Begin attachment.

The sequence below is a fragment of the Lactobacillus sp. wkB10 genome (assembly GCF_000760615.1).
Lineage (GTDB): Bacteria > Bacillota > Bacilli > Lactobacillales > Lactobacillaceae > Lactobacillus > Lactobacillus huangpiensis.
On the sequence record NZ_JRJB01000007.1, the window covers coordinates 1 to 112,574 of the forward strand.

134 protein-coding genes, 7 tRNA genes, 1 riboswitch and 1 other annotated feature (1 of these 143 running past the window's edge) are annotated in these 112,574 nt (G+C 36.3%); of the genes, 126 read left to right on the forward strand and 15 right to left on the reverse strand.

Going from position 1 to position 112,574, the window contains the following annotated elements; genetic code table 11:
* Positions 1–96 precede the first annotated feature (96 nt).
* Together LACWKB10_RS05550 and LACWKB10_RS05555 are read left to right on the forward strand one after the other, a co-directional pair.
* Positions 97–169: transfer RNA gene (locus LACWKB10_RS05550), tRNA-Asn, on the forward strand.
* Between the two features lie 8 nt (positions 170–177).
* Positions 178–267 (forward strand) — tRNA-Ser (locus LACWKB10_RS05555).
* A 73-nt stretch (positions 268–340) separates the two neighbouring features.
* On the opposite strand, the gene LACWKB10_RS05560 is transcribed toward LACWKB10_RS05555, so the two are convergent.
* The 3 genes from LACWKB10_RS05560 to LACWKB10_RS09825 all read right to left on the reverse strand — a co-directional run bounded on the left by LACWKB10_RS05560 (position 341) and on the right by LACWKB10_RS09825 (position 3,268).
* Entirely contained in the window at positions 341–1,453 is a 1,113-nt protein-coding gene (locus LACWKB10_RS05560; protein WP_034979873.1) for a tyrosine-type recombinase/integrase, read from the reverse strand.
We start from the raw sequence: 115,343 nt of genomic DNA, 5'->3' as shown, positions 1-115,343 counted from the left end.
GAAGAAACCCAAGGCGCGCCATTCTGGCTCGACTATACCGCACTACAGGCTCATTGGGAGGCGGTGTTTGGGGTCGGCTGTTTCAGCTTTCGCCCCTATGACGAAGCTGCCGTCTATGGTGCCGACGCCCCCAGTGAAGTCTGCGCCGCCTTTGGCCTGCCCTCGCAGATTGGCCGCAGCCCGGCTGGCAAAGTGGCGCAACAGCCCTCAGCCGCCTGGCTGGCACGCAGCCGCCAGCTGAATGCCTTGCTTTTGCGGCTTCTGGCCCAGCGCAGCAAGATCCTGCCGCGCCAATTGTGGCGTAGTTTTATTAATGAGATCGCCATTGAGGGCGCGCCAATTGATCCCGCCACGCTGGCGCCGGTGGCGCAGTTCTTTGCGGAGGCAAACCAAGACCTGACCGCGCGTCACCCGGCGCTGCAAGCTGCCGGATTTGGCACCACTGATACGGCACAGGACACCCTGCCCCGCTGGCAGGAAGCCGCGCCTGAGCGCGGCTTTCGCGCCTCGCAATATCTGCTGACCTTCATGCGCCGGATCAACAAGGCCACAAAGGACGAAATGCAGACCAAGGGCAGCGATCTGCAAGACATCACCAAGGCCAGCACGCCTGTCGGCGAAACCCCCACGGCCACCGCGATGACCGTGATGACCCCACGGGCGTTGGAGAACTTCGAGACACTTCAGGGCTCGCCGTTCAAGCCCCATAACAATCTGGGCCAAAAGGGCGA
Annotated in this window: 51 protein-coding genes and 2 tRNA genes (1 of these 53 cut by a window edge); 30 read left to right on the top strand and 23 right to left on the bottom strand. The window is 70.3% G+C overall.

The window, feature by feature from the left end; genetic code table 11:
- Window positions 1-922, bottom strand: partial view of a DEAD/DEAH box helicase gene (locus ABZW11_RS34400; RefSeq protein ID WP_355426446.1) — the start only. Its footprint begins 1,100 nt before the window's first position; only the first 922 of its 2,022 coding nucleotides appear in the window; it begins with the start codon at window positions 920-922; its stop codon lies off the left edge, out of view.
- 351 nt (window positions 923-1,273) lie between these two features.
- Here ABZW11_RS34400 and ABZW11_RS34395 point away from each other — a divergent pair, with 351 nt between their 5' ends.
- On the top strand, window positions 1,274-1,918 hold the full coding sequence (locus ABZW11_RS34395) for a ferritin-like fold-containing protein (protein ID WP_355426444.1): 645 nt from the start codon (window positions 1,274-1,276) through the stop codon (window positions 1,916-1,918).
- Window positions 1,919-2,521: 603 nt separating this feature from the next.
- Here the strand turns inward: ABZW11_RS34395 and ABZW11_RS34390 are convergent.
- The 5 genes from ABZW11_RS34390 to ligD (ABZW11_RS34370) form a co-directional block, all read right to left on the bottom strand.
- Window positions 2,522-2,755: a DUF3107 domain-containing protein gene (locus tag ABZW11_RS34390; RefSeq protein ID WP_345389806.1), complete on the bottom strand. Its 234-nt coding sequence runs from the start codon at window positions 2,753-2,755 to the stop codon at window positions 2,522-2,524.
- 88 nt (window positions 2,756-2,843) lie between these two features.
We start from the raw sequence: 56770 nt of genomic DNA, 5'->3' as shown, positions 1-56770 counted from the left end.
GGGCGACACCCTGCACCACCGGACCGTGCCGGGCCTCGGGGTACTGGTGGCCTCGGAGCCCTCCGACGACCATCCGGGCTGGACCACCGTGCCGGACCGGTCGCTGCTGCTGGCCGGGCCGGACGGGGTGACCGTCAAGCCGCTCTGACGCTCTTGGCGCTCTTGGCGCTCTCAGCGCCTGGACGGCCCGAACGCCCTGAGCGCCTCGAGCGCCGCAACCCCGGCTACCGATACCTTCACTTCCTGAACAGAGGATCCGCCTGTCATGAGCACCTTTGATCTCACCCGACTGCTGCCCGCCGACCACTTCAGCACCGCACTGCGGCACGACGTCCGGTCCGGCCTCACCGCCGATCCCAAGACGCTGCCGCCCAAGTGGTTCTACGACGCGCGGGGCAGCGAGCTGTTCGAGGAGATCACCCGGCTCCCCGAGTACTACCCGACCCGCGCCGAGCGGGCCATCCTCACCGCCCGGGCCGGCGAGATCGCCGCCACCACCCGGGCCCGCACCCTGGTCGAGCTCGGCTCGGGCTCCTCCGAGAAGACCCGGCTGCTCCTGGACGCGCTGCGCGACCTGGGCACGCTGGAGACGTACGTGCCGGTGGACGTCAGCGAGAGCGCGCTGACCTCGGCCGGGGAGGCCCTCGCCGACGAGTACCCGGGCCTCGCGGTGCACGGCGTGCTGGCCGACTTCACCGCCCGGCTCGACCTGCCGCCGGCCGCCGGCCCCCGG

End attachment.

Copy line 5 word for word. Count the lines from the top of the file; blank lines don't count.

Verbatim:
Going from position 1 to position 112,574, the window contains the following annotated elements; genetic code table 11: